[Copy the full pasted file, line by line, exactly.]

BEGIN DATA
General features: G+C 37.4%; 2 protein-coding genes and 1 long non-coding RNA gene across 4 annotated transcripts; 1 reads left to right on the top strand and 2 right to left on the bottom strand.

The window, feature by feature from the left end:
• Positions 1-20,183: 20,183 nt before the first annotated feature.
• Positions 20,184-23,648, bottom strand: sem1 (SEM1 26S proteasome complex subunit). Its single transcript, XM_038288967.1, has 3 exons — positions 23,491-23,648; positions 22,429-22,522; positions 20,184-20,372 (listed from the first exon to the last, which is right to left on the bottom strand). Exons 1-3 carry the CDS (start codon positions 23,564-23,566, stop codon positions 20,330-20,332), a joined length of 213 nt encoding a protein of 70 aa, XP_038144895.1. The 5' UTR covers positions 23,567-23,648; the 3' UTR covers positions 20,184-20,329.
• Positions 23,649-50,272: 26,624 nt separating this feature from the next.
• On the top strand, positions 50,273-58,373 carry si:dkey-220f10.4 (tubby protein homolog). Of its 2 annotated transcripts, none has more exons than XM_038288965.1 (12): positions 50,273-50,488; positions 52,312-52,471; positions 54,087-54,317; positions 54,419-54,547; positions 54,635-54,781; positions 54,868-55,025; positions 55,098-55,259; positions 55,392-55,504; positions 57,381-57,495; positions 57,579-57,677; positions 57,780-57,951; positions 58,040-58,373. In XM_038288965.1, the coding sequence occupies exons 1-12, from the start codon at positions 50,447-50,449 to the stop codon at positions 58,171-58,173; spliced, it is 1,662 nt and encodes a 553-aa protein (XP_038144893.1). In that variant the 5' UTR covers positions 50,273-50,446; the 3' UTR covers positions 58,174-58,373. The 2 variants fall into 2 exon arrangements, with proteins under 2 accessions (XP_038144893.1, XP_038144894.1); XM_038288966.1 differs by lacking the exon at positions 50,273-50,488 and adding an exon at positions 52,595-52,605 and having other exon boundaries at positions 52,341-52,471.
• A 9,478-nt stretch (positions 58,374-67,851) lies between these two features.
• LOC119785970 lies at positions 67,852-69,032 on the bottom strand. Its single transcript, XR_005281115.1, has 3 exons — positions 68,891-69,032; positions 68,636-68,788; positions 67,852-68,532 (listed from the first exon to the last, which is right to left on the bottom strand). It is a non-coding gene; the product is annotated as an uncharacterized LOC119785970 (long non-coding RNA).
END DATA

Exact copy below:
General features: G+C 37.4%; 2 protein-coding genes and 1 long non-coding RNA gene across 4 annotated transcripts; 1 reads left to right on the top strand and 2 right to left on the bottom strand.

The window, feature by feature from the left end:
• Positions 1-20,183: 20,183 nt before the first annotated feature.
• Positions 20,184-23,648, bottom strand: sem1 (SEM1 26S proteasome complex subunit). Its single transcript, XM_038288967.1, has 3 exons — positions 23,491-23,648; positions 22,429-22,522; positions 20,184-20,372 (listed from the first exon to the last, which is right to left on the bottom strand). Exons 1-3 carry the CDS (start codon positions 23,564-23,566, stop codon positions 20,330-20,332), a joined length of 213 nt encoding a protein of 70 aa, XP_038144895.1. The 5' UTR covers positions 23,567-23,648; the 3' UTR covers positions 20,184-20,329.
• Positions 23,649-50,272: 26,624 nt separating this feature from the next.
• On the top strand, positions 50,273-58,373 carry si:dkey-220f10.4 (tubby protein homolog). Of its 2 annotated transcripts, none has more exons than XM_038288965.1 (12): positions 50,273-50,488; positions 52,312-52,471; positions 54,087-54,317; positions 54,419-54,547; positions 54,635-54,781; positions 54,868-55,025; positions 55,098-55,259; positions 55,392-55,504; positions 57,381-57,495; positions 57,579-57,677; positions 57,780-57,951; positions 58,040-58,373. In XM_038288965.1, the coding sequence occupies exons 1-12, from the start codon at positions 50,447-50,449 to the stop codon at positions 58,171-58,173; spliced, it is 1,662 nt and encodes a 553-aa protein (XP_038144893.1). In that variant the 5' UTR covers positions 50,273-50,446; the 3' UTR covers positions 58,174-58,373. The 2 variants fall into 2 exon arrangements, with proteins under 2 accessions (XP_038144893.1, XP_038144894.1); XM_038288966.1 differs by lacking the exon at positions 50,273-50,488 and adding an exon at positions 52,595-52,605 and having other exon boundaries at positions 52,341-52,471.
• A 9,478-nt stretch (positions 58,374-67,851) lies between these two features.
• LOC119785970 lies at positions 67,852-69,032 on the bottom strand. Its single transcript, XR_005281115.1, has 3 exons — positions 68,891-69,032; positions 68,636-68,788; positions 67,852-68,532 (listed from the first exon to the last, which is right to left on the bottom strand). It is a non-coding gene; the product is annotated as an uncharacterized LOC119785970 (long non-coding RNA).